Nine-year-old Falan Hollman playing with a music board through the switch control on her wheelchair at the Access for All Barrier-Free Playground, which was a joint venture between all of Red Deer’s rotary clubs, on Saturday. (Photo by Sean McIntosh/Advocate staff)

Rotary Club of Red Deer wants to celebrate its centennial by leaving a legacy

The Rotary Club of Red Deer’s wants to leave a legacy to celebrate its upcoming centennial milestone.

One of the oldest Rotary clubs in Alberta, Red Deer’s was founded in 1923 and has had a hand in several local projects over the years such as the Rotary Parks, Women’s Shelter, Cap Alexo, Youth and Volunteer Centre, Canadian National Institute for the Blind building, Rebels Foundation and the Rotary Career Opportunity Fund.

Now they’re preparing for their 100th anniversary legacy with the Leaving a Legacy for Red Deer project. The club is getting a jump start — almost five years — and is accepting applications to receive $1 million from local organizations.

“Our goal is to celebrate our 100th anniversary by partnering with a non-profit for a legacy project,” said Rob Moisey, Rotary Club of Red Deer committee member.

Submissions should include a description of the project and its sustainability, timing of the project, estimated total capital cost of the project, how it will align with Rotary’s areas of focus and provide long term service to the community and how Rotary would be recognized.

“We wanted to get an early start on it and identify the project for 2023,” said Moisey. “We’re looking for ones that align us with the areas of focus for rotary.

“We’ve been involved with many projects within the city.”

Most recently, the city’s rotary clubs teamed up to build a barrier-free, all-inclusive playground at Mattie McCullough Elementary School.

Moisey added they’re looking for a project that will provide lengthy service to the community.

The six areas of focus for rotary include peace and conflict prevention and resolution; disease prevention and treatment; water and sanitation; maternal and child health; basic education and literacy; and economic and community development.

Project submissions are due by Jan. 26, 2018 and should be mailed to Rotary Club of Red Deer, Box 372, Red Deer, Alberta T4N 5E9, Attention: Rotary Club of Red Deer Legacy Committee.



mcrawford@reddeeradvocate.com

Like us on Facebook and follow us on Twitter

Get local stories you won't find anywhere else right to your inbox.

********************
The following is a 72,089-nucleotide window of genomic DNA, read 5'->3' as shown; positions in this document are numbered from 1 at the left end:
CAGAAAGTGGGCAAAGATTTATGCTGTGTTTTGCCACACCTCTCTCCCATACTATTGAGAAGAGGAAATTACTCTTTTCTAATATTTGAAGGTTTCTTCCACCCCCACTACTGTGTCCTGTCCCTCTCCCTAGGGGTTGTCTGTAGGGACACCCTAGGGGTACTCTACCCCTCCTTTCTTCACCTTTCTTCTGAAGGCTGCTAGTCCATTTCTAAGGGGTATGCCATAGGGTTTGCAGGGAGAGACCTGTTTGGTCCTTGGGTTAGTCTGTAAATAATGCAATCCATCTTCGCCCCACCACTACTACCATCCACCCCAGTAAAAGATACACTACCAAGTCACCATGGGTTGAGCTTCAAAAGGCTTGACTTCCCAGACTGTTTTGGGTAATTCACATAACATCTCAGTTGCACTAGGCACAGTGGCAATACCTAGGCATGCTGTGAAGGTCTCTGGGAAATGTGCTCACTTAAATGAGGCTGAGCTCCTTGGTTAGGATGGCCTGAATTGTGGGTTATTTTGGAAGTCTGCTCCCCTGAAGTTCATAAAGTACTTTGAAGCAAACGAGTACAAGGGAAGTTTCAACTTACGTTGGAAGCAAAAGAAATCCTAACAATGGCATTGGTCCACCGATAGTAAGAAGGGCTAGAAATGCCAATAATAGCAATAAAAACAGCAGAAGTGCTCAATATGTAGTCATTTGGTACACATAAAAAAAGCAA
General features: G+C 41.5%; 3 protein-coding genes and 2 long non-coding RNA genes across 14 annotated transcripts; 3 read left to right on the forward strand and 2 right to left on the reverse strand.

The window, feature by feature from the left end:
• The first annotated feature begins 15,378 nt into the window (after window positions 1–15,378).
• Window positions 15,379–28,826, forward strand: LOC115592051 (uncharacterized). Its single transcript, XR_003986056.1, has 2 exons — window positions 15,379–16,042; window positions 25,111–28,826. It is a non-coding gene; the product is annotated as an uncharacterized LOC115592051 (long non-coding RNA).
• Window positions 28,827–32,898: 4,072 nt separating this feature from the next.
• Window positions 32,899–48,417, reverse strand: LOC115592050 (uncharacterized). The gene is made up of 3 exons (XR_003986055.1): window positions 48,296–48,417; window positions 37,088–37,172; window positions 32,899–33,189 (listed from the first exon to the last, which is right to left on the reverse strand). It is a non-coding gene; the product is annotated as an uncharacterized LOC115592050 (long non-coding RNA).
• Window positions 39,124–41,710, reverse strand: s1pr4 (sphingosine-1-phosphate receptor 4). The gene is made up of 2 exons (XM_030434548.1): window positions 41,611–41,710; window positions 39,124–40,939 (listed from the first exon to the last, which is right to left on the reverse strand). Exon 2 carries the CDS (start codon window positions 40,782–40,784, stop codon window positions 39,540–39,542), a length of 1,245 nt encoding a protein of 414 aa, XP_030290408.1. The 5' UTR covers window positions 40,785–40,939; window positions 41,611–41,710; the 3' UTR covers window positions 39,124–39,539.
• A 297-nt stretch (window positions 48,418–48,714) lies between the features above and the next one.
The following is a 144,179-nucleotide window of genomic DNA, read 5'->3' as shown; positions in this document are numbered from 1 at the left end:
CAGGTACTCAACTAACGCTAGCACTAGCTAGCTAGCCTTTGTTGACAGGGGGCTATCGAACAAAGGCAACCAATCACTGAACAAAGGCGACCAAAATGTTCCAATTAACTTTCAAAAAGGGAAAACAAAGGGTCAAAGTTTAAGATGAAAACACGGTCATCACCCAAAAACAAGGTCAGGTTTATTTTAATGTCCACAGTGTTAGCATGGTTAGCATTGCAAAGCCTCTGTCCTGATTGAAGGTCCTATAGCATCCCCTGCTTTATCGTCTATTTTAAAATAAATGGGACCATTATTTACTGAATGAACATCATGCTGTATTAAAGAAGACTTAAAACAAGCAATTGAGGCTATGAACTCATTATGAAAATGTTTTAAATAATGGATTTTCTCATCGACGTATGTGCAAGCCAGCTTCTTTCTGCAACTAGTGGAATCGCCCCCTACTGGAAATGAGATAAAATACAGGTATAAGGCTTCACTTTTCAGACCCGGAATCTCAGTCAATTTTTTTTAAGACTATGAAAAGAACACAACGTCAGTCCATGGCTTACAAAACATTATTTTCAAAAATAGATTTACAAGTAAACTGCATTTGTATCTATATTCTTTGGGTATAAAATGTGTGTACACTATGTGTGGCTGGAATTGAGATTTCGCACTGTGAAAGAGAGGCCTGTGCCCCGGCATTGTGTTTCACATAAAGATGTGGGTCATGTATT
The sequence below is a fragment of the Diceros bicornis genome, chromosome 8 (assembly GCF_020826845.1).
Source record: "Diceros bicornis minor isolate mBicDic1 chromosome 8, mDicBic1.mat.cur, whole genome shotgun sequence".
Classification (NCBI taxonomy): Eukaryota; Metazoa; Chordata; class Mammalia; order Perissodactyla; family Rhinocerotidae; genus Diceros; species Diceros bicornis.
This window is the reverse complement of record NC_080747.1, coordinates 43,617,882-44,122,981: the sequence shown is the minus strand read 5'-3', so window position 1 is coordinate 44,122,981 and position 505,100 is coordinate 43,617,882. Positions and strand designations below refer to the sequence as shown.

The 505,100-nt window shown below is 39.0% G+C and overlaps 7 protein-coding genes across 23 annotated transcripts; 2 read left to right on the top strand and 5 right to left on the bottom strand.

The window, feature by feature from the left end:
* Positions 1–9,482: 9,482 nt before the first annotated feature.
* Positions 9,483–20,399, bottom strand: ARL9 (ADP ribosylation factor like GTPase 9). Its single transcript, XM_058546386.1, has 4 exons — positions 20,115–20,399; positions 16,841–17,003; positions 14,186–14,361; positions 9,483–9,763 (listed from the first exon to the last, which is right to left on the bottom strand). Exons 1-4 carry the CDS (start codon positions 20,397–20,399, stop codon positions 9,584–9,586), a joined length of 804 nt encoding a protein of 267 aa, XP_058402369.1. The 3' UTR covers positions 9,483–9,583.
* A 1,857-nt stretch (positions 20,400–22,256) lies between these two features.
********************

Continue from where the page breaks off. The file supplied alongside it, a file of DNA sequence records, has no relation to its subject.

Sign up here

Just Posted

Prime Minister Justin Trudeau responds to a question during a news conference Friday October 9, 2020 in Ottawa. Prime Minister Justin Trudeau will be joining European Union leaders for a virtual summit, where they are expected to discuss their shared commitment to international co-operation and what that means ahead of Tuesday’s U.S presidential election. THE CANADIAN PRESS/Adrian Wyld
Trudeau, EU leaders meet ahead of U.S. election to reinforce support of world order

Trudeau speaking with the European Union’s two top political leaders

The Hub on Ross has announced it has permanently closed. (Photo courtesy The Hub on Ross Facebook page)
The Hub on Ross in Red Deer to permanently close

The Hub on Ross in Red Deer permanently closed on Wednesday. “The… Continue reading

Alice Kolisnyk, deputy director of the Red Deer Food Bank, says the agency expects an increase in demand as the COVID-19 pandemic continues. Every new subscription to the Red Deer Advocate includes a $50 donation to the food bank. (Photo by BYRON HACKETT/Advocate Staff)
Support the food bank with a subscription to the Red Deer Advocate

The community’s most vulnerable members are always in need of a hand,… Continue reading

Matt Berger is shown skateboarding in Huntington Beach California in this July 10, 2020 handout photo. THE CANADIAN PRESS/HO - Monster Energy, Joey Shigeo Muellner
Canadian skateboarder Matt Berger awaits his sport’s Olympic debut

Berger ranked No. 1 in Canada and 17th in the world

Sergio Santos, right, of the Philadelphia Union, loses the race to the ball against goalie Quentin Westberg of Toronto FC during the first half of an MLS match Saturday, Oct. 24, 2020, in Chester, Pa. THE CANADIAN PRESS/AP-Charles Fox/The Philadelphia Inquirer via AP
Frustrated coach Greg Vanney defends banged-up Toronto FC after second straight loss

Frustrated coach Greg Vanney defends banged-up Toronto FC after second straight loss

Los Angeles Dodgers manager Dave Robert and third baseman Justin Turner pose for a group picture after defeating the Tampa Bay Rays 3-1 to win the baseball World Series in Game 6 Tuesday, Oct. 27, 2020, in Arlington, Texas. Sporting venues and games certainly have super-spreader potential but that risk can be minimized with buy-in from all involved, experts said Wednesday. The subject moved into the spotlight Wednesday after L.A. Dodgers third baseman Justin Turner tested positive for COVID-19 at the World Series. THE CANADIAN PRESS/AP, Eric Gay
Sports’ buy-in needed to prevent super-spreader potential: experts

Sports’ buy-in needed to prevent super-spreader potential: experts

In this image released by Fox, from left, Doug E. Doug, Malik Yoba, Rawle D. Lewis, John Candy and Leon are shown in a scene from the film "Cool Runnings." THE CANADIAN PRESS/AP-HO, Fox
Not cool: Jamaican bobsledder wants thief to return stolen shell to Calgary bar

An original member of the Jamaican bobsled team featured in the 1993… Continue reading

Most Read